By Push Doctor

Alcohol awareness – are you drinking more than you think?


Alcohol awareness – are you drinking more than you think?

Alcohol Awareness Week is 3-9 July, with the purpose of getting you to think about your drinking and raising your self-awareness about your relationship with alcohol. We'll discuss the advantages of reducing your alcohol intake and how it can improve your overall health and wellness.

Many of us like a glass of wine with dinner after a long day, but if you finish the bottle every evening and open another, it's time to cut back for your health and wellbeing.

Drinking on a regular basis increases the chance of developing a range of health problems, including some cancers. Alcohol is also a depressant, and there is evidence that excessive drinking can worsen your mental health.

The effects of alcohol on your health will depend on how much you drink. The less you drink, the lower the health risks. Reducing your alcohol consumption has many benefits, some immediate effects include:

  • feeling better in the mornings
  • being less tired during the day
  • your skin may start to look better
  • you’ll start to feel fitter
  • you may stop gaining weight
  • improved mood
  • you will save money

At the same time, you may be lowering your medium-to long-term chances of major illnesses including liver and heart disease.

What is an alcohol unit?

The number of units in a drink is determined by the size of the drink and the alcohol strength. It is advised to consume no more than 14 units of alcohol per week, spread out across three days or more. This equates to around 6 medium (175ml) glasses of wine or 6 pints of 4% beer. There is no entirely safe level of drinking, but following these limits reduces your chances of harming your health.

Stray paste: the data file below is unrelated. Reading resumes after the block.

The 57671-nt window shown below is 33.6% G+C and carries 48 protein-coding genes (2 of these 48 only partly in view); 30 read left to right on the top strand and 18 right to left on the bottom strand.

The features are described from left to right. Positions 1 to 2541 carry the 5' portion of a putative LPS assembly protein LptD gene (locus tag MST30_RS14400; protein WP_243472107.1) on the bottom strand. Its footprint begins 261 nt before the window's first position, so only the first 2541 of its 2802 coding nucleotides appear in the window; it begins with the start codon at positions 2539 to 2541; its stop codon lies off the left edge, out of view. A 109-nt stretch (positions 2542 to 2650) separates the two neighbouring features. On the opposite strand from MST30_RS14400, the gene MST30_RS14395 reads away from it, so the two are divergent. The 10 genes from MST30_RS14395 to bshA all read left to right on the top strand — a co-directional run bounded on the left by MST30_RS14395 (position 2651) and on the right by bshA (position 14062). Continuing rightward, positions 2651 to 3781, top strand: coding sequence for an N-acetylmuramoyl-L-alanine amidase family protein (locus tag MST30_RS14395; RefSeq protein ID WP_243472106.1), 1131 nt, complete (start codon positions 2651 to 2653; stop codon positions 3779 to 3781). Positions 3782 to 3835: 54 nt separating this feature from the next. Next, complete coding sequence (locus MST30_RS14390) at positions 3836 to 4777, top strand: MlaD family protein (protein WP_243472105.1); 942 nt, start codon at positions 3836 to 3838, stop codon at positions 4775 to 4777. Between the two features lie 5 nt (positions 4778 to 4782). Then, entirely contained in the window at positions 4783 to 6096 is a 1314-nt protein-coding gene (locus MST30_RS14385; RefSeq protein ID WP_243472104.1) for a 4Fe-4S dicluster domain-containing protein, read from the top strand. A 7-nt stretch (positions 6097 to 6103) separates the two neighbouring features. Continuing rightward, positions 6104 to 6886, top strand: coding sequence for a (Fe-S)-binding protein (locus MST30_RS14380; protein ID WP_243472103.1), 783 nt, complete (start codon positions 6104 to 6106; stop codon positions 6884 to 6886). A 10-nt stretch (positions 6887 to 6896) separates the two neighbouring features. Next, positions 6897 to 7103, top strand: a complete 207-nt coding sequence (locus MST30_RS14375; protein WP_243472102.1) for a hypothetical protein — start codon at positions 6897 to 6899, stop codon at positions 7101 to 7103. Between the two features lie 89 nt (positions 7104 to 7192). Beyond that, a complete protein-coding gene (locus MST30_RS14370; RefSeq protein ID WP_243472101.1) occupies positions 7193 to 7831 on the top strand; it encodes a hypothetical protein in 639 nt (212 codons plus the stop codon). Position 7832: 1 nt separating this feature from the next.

With so many different drinks and glass sizes to choose from, from shots to pints, not to mention bottles, it's easy to lose track of how many units are in your drink. Counting alcohol units was originally implemented in the UK in 1987 to help people keep track of their drinking. Units are a straightforward way of expressing the amount of pure alcohol in a drink.

One unit is equivalent to 10ml or 8g of pure alcohol, which is approximately the amount of alcohol that an average adult can process in an hour. This means that by an hour, there should be little or no alcohol remaining in an adult's blood, however this will vary from person to person.

A guide to calculating units

The number of units in a drink is determined by its size as well as its alcohol level. A pint of strong beer, for example, has 3 units of alcohol, whereas the same volume of lower-strength lager contains slightly over 2 units.

Knowing how many units are in your drink will help you keep in control of your drinking.


There is no ‘safe’ drinking level

One or two binge drinking sessions raises the chance of dying from long-term illnesses, accidents, and injuries. Guidelines also suggest that having several alcohol-free days each week is an excellent approach to limit your alcohol consumption.

You can reduce the short-term health risks by limiting the amount of alcohol drunk on any particular occasion, drinking with meals, and alternating a glass of alcohol with water.

For pregnant women, or those planning a pregnancy, the guidelines say the safest approach is to drink no alcohol at all to keep risks to the foetus to a minimum.

Tips on reducing your alcohol intake

Reducing your alcohol consumption will provide you with numerous health benefits, and to assist and inspire you, here are a variety of ideas to keep you on track so you become more conscious of how and why you drink.

1. Track your intake